I thank the Secretary of State for advance sight of his statement and, in particular, I welcome his determination to reduce the inappropriate and sometimes disgraceful treatment of vulnerable people with autism and learning disabilities. He says that prevention is infinitely better than cure—nobody is going to disagree with that—and that the Government are encouraging people to make better choices, which is fine. However, that will ring hollow if the Government themselves duck difficult decisions that could help citizens to make better choices; we have heard about the example of junk food advertising already, but let me touch on the issue of alcohol. If he is serious about supporting healthy choices, surely he must bring to an end the free-for-all that sees supermarkets encouraging alcohol consumption by selling it at ludicrously discounted prices. Some estimate that in the first five years a 50p minimum unit price in England could save more than 1,000 lives, reduce hospital admissions by 75,000 and cut healthcare costs by £326 million. If the Secretary of State is serious about prevention, will he support minimum pricing?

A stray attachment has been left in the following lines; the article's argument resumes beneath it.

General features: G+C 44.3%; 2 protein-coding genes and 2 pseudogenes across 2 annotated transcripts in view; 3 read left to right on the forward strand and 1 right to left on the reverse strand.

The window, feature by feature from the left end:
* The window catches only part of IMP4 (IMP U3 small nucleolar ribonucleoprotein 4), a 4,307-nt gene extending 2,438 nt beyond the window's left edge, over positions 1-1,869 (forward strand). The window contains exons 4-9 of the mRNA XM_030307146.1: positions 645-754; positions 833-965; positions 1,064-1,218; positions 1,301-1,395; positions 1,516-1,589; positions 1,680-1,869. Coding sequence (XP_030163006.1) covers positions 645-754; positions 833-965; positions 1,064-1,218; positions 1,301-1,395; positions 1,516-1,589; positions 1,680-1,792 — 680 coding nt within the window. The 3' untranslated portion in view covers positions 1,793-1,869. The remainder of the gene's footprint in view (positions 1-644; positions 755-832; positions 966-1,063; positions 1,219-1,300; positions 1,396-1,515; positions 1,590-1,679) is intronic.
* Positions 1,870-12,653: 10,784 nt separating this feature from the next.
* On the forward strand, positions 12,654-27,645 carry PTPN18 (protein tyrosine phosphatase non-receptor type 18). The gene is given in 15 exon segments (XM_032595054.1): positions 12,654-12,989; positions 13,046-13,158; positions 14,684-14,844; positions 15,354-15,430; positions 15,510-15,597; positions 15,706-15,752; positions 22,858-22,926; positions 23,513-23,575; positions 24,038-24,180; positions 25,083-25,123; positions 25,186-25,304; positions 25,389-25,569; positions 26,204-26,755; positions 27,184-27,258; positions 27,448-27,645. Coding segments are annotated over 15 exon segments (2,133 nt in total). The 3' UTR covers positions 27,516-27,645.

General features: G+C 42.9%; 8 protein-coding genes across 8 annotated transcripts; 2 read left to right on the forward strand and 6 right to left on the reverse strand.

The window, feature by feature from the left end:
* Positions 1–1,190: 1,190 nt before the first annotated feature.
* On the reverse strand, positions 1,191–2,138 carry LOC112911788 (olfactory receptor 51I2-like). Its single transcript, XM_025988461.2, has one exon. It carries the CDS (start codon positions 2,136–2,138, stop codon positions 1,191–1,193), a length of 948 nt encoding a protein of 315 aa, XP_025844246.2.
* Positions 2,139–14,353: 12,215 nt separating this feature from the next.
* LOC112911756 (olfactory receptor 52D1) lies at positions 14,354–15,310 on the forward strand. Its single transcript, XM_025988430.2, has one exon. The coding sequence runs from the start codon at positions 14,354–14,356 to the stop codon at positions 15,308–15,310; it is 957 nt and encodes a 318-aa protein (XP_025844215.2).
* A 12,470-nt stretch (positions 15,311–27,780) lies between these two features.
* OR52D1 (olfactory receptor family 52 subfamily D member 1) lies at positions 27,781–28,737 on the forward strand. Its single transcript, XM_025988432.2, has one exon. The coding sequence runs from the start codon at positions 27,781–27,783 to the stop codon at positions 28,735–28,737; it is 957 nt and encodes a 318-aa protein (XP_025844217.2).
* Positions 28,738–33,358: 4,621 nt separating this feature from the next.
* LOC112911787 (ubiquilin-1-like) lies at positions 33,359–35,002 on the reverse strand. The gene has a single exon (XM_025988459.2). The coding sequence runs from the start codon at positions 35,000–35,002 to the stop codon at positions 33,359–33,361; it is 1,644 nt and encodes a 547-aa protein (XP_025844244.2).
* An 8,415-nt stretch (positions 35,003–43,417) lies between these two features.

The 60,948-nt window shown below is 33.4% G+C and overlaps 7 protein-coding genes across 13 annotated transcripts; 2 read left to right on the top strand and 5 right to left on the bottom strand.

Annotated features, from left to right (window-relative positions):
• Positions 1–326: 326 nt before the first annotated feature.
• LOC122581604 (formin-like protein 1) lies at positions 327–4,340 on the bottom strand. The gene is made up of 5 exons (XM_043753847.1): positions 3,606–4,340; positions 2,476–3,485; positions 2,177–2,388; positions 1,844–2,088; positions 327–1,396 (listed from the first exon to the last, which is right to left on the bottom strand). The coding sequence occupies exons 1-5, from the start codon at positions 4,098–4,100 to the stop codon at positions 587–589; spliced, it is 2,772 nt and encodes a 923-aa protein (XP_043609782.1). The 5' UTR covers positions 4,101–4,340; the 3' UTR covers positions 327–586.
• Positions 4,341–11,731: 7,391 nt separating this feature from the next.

Finally, I welcome the moves in respect of the prescription of medicinal cannabis, but too few are benefiting. My constituent Caroline was given months to live after being diagnosed with a brain tumour. Those treating her link her ongoing good standard of living with her use of cannabis oil from Canada, which comes at an enormous financial cost to her and her family. However, those treating her will not prescribe cannabis oil because there is no suitable medical research on which to base such a prescription. Why not let Caroline become part of that research by prescribing medicinal cannabis to her? We can then all learn from her experience.